The curious tale of chasing time and the mercurial peach


How often is it that we feel obliged to say “yes” to every demand placed upon us knowing fine well that we already have too much to do in the first place?

How often do you hear, “it is good to be stretched” or “sure it is a challenge” when more tasks are piled on top of a very long “to do” list?

How many people do you know scurry around flapping like a budgie, bouncing around the room like a burst hose pipe and don’t actually start doing anything near productive until 5 minutes before deadline?

Even if you have a plan or a schedule somehow time never seems to be there to get things done. An illusion, an elusive shadow that you seem to constantly chase but just like the mercurial peach is destined to be just out of reach.

But what if you  say “no” occasionally and not feel guilty as long as you can explain the reasons behind it (reasonable ones about tasks in hand, deadlines already expected not childish “it’s not fair”, “why me?”)

Perhaps it is ok to be “stretched” or “challenged” occasionally indeed I would suggest it is essential that we get out our comfort zones once and awhile to see what we are made of.

Maybe the flappers and bouncers require to channel their energies in a more productive way, find out what they are good at and leave them to it, leaving you to get on with the things you need to get done without the distractions.

Sure everybody knows if you don’t plan you plan to fail, right? However maybe the plan needs to be flexible to consider the possibility that time needs to cherished, loved, taken care of to ensure that it will always be there for you instead of chasing after it like a desperate drunk seeking a partner for the last dance.

And who knows maybe, just maybe, you will get your hands on and taste the sweet juices of the mercurial peach.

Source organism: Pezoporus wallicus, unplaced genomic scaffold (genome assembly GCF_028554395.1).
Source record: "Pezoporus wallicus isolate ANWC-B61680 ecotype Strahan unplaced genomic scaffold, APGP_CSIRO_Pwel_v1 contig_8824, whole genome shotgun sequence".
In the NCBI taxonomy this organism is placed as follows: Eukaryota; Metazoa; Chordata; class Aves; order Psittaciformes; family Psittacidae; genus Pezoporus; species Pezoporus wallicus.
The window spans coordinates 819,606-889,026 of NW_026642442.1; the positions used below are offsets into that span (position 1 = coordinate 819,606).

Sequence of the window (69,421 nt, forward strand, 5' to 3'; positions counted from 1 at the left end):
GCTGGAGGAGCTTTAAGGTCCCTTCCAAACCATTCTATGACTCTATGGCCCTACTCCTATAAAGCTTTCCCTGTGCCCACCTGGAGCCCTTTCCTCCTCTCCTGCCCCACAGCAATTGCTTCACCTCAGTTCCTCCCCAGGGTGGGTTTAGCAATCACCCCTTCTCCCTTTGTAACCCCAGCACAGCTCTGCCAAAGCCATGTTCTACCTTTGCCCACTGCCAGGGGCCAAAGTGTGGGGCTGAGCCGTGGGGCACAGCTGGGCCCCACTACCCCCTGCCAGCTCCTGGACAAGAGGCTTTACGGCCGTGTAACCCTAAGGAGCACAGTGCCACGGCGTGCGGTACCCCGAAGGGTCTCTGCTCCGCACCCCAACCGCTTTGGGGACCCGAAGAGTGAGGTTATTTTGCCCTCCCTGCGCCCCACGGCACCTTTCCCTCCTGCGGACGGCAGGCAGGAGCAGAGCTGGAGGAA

Open for business

I was at a training day recently and was discussing various techniques and strategies with my colleagues , as you do, about the services we as therapists provide.(the course was relating to the effectiveness of hypnotherapy dealing with depression)

We were flying, all buzz, buzz, buzz , take on the world with our new found knowledge – bring it on…

But and here is the rub very few of us are seeing many clients on a regular basis.

So burst as we may with techniques for helping anything and everything relating to emotional and psychological concerns, they are not worth a jot if your only clients are the office cat and the invisible man.

Now this may all be down to the dreaded austerity measures and gloomy budget deficit talk which seems to permeate throughout the popular media (indeed one of my colleagues had a situation where all his clients due to see him cancelled following a depressing government announcement about budget cuts).

 Another therapist suggested that the market was over saturated with therapists. Indeed Ireland is not a big place and the Irish are leaving for foreign shores by the bucket load (well aeroplane load really), so maybe it is an ever decreasing circle or race to the bottom as one therapist described it as we undercut each other chasing the shadows. 

Now one therapist did say that they were overrun with clients, albeit after spending a considerable amount of time and money on their website.

So its open for business for all clients (the cat’s had enough and the invisible man always seems to disappear when it comes to settle his bill).